How to stay connected to the outside world as a result from being bedbound and or housebound?
Personally my internet has been central here especially living in a rural area as well as the telephone. I either ring and or email people. Sadly I do not get to meet people face to face too often unless they visit and or I am at a medical appointment. I have been involved in the Rural Folk Online support group which has been going well so far! Sometimes the television and or radio is my company! How do you cope with the social isolation bought about by me/cfs and still stay connected to the wider community?
Dot last edited by
Much sympathy @donnamarie it is very hard to be so isolated. I use online as my daily interactions with people. Sometimes face to face is too hard. I know I am very lucky as I have some family social life.
There are pros and cons with both.
Real people contact is so wonderful, but it can also be overwhelming and I stop listening to my body, so I often overdo things. And there always seems to be something unexpected: a queue I have to stand in, or steps, or things taking longer than I planned for. Disaster! (Plus have to deal with all the times people say ignorant things, or I say stupid things because I am overtired).
The good thing about online, especially forums like this one, is that I can read things when I am well enough to, and then think abut what I want to say before I write. I might still say stupid things, but it happens less often!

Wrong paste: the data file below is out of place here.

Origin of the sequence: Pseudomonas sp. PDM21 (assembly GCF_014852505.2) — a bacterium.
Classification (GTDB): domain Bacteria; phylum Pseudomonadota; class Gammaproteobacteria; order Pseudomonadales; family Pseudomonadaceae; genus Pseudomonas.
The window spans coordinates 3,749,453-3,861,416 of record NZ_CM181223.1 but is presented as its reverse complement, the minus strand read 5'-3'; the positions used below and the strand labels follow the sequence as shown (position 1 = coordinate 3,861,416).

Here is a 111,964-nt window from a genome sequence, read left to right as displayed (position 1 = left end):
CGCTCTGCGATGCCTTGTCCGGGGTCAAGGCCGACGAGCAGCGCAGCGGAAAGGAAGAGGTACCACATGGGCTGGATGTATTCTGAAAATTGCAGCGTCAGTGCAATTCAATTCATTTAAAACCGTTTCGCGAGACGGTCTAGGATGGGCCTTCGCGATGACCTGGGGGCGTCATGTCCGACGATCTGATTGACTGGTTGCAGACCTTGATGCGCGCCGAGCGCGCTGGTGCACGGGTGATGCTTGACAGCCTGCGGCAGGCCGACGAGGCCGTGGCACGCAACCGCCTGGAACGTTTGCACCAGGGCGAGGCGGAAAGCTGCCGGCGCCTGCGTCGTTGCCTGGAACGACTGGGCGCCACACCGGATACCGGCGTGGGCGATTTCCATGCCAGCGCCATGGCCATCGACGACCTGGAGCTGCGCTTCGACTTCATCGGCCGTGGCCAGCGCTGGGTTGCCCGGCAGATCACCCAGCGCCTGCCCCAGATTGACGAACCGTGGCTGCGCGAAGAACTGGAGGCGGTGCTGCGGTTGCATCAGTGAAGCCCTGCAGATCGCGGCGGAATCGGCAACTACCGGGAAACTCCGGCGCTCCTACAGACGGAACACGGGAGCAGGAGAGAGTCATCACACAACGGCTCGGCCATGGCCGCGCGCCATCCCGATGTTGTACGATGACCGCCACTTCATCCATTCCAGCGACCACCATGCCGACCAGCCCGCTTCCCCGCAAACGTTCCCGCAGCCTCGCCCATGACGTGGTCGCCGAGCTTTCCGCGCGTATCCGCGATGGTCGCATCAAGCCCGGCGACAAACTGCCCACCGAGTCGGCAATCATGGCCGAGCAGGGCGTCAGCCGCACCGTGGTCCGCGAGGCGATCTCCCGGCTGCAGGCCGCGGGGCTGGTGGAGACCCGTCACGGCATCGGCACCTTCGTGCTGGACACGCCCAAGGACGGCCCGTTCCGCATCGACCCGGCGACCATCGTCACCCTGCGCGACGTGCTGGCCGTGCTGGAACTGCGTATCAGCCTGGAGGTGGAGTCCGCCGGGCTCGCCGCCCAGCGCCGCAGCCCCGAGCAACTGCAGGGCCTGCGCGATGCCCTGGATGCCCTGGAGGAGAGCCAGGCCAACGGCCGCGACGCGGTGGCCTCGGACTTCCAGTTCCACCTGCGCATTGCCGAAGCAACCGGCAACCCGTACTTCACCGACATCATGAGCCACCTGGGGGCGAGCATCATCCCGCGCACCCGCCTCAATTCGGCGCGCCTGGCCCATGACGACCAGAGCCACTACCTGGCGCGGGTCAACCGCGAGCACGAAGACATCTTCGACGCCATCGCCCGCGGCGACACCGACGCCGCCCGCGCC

I feel my social life breathes in and out, sometimes I am trying more real world contact, maybe joining a group or attending something, or catching up with old friends, other times I breath in and concentrate on smaller, safer interactions from the comfort of home.
river last edited by
I don't know what I'd do without the Internet. I get almost all my social interaction online, and I'm so grateful to be living in an era when that technology exists and is so prevalent.
As an autistic person, socialising has always been something that feels more stressful than relaxing for me. But I've noticed that since being mostly housebound, I actually have a higher "tolerance" for social interaction because it's so much less frequent. In fact I really look forward to mundane outings like going to the shops for food or getting a taxi to the doctor because those things have become like social occasions for me, an opportunity to observe and interact with other human beings in our natural environment. (I'm reminded of the idea of "eventising the small things" that someone else on the forum posted)
@Dot Thanks for sharing, Dot your experiences!
@river Thanks for sharing, River! I can relate to going to the supermarket, doctors etc. It is about the only time I interact too face to face! Like you I rely heavily on the internet. Thanks, again.